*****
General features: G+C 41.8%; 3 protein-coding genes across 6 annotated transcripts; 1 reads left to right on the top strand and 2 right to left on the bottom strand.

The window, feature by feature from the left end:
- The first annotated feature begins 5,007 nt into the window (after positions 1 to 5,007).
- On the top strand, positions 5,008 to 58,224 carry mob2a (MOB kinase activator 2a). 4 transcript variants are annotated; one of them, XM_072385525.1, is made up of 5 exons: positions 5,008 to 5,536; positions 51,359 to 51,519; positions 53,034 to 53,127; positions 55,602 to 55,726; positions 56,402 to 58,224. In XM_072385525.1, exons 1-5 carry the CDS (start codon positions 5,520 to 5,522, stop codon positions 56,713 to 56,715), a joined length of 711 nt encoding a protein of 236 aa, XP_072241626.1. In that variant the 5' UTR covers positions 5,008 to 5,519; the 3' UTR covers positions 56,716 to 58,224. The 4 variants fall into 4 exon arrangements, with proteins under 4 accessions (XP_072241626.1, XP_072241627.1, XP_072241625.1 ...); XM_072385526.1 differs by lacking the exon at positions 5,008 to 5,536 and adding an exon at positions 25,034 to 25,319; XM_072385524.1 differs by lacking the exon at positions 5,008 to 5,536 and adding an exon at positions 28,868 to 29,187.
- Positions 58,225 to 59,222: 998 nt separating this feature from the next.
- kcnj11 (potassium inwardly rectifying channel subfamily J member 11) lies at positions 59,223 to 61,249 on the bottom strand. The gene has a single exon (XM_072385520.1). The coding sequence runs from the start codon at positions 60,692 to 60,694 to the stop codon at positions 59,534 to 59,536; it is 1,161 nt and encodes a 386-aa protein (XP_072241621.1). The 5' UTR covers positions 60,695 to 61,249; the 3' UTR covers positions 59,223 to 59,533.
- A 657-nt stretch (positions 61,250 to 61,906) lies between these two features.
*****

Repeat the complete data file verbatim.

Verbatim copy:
General features: G+C 41.8%; 3 protein-coding genes across 6 annotated transcripts; 1 reads left to right on the top strand and 2 right to left on the bottom strand.

The window, feature by feature from the left end:
- The first annotated feature begins 5,007 nt into the window (after positions 1 to 5,007).
- On the top strand, positions 5,008 to 58,224 carry mob2a (MOB kinase activator 2a). 4 transcript variants are annotated; one of them, XM_072385525.1, is made up of 5 exons: positions 5,008 to 5,536; positions 51,359 to 51,519; positions 53,034 to 53,127; positions 55,602 to 55,726; positions 56,402 to 58,224. In XM_072385525.1, exons 1-5 carry the CDS (start codon positions 5,520 to 5,522, stop codon positions 56,713 to 56,715), a joined length of 711 nt encoding a protein of 236 aa, XP_072241626.1. In that variant the 5' UTR covers positions 5,008 to 5,519; the 3' UTR covers positions 56,716 to 58,224. The 4 variants fall into 4 exon arrangements, with proteins under 4 accessions (XP_072241626.1, XP_072241627.1, XP_072241625.1 ...); XM_072385526.1 differs by lacking the exon at positions 5,008 to 5,536 and adding an exon at positions 25,034 to 25,319; XM_072385524.1 differs by lacking the exon at positions 5,008 to 5,536 and adding an exon at positions 28,868 to 29,187.
- Positions 58,225 to 59,222: 998 nt separating this feature from the next.
- kcnj11 (potassium inwardly rectifying channel subfamily J member 11) lies at positions 59,223 to 61,249 on the bottom strand. The gene has a single exon (XM_072385520.1). The coding sequence runs from the start codon at positions 60,692 to 60,694 to the stop codon at positions 59,534 to 59,536; it is 1,161 nt and encodes a 386-aa protein (XP_072241621.1). The 5' UTR covers positions 60,695 to 61,249; the 3' UTR covers positions 59,223 to 59,533.
- A 657-nt stretch (positions 61,250 to 61,906) lies between these two features.